Currently, the Shambhala scions are playing a game that status-seekers always play when a power structure crumbles. In "Homage to Catalonia," George Orwell describes how swiftly Anarcho-Communists became fascists when Spain fell to Franco under a hail of German bombs. It was just a matter of changing uniforms and learning a new vocabulary.

Currently, we see a number of different approaches among those people whose claim to being a meditation teacher derives from the Shambhala lineage.

First, a goodly number are stepping out of the group, scrubbing the Sakyong and Shambhala from their resumes, and pumping up their claims to having received Vajrayana teachings from other lamas. These people, of course, are not going to even admit their past status as Shambhala teachers, much less repent of their complicity in the misdeeds of the organization and its leadership. They maintain omerta by default. They weren't actually there, don't know much about it, and have nothing to say.

Second, another clique are in the Susan Piver category. They claim to have left, but remain loyal to the Shambhala organization, and advise everyone who will listen to them to keep an open, compassionate mind about the Sakyong's "alleged" misdeeds. Since "victims" remain hypothetical (none having been "proved" to exist), they do not extend compassion to them. If someone feels victimized, they should use Susan's Serenity Prayer, and dissolve the feeling into nothingness.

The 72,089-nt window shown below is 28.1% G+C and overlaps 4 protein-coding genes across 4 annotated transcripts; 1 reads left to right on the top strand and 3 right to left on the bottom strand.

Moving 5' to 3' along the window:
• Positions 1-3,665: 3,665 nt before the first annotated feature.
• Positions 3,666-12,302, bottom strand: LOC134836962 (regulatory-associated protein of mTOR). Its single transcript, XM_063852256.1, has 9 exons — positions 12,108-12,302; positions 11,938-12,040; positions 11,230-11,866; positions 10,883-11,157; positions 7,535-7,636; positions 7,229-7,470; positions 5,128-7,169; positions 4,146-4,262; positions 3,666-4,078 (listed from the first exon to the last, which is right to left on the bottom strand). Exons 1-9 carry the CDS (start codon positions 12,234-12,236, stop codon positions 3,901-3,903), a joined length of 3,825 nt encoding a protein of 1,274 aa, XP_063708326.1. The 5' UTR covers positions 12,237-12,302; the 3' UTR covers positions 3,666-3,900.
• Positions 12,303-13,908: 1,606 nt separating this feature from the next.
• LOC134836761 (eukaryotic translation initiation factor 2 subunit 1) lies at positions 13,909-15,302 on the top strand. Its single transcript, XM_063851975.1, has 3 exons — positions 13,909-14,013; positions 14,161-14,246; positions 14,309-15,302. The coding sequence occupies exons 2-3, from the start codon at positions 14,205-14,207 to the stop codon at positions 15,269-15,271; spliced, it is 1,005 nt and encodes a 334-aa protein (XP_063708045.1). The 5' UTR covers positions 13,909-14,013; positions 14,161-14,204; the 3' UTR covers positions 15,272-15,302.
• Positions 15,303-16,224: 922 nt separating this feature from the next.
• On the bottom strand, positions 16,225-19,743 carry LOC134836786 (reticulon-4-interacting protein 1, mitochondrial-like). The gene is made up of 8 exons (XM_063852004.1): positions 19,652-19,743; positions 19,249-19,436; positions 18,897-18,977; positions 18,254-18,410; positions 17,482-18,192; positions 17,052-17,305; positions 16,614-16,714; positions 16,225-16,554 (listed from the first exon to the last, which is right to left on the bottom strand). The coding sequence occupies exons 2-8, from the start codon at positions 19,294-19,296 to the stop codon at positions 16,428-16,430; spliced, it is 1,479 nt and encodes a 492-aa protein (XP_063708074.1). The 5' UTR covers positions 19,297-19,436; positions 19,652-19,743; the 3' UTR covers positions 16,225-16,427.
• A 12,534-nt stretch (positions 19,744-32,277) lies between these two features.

Third, another clique is in the Ethan Nichtern category. He claims to have given up his title of Shastri, but this is about as true as any statement of Trump's. There are dozens of occurrences of "Shastri Ethan Nichtern" on the Shambhala website, and he continues to teach for pay at Shambhala centers, where he teaches what he learned from the Sakyong. Of course, he claims to have been drinking Dharma from his mother's breast, because he's a bona fide Dharma Brat with CTR-lineage in his genes. So his stream of wisdom dates back to the time before Sakyong, when the waters of truth ran pure and clean as a Colorado stream into which the Vidyadara has just released a blast of coke-laden piss.

The key to the first gambit is to try and convert all the shady Shambhala karma into pure attainment, a sort of merit-laundering. The key to the second gambit is to claim to be out of Shambhala, but to remain silent about the bad things you know, and model silence as if it were a virtue. The key to the third gambit is to express lukewarm misgivings about what the Sakyong and Shambhala leaders have done, without admitting any complicity, and explaining that you're staying in to purify Shambhala.

Of course, these folks are all Buddhists, so these mental states are based on spiritual practice. They variously describe it as "no good / no bad," "holding space," and "resting in not-knowing." This may sound profound to the incurious, but it's nothing more than resting in ignorance.

It is wrong to rest in ignorance when you know of clear evidence of wrongdoing by persons you have previously venerated and helped to elevate in the minds of others. For example, if you're getting work done on your Volvo, and you tell a friend who also has a Volvo, "Wow, I've found a great mechanic. He does it all! Brakes, engine work, transmission, air conditioning, and all for a good price!" Then, two weeks later, the engine blows up right after the AC goes out and the brakes fail. Do you remain silent? Do you say, "I can't judge?" Do you say "Oh, I never went to that shop?" No, you are a good friend, so you call your friend and say, "Whoa, you know that Volvo mechanic I told you about -- don't take your car there. He totally screwed up my car, and now I'm in a pickle."

But such common sense will be derided by the wise meditation teachers. They'll talk about patriarchy, intersectionality, institutional reforms, and how putting up pictures of "alleged" sexual abusers shouldn't trigger anyone because, after all, nothing's been proven. Some people call it DARVO. I dispense with the acronyms, and call it bullshit.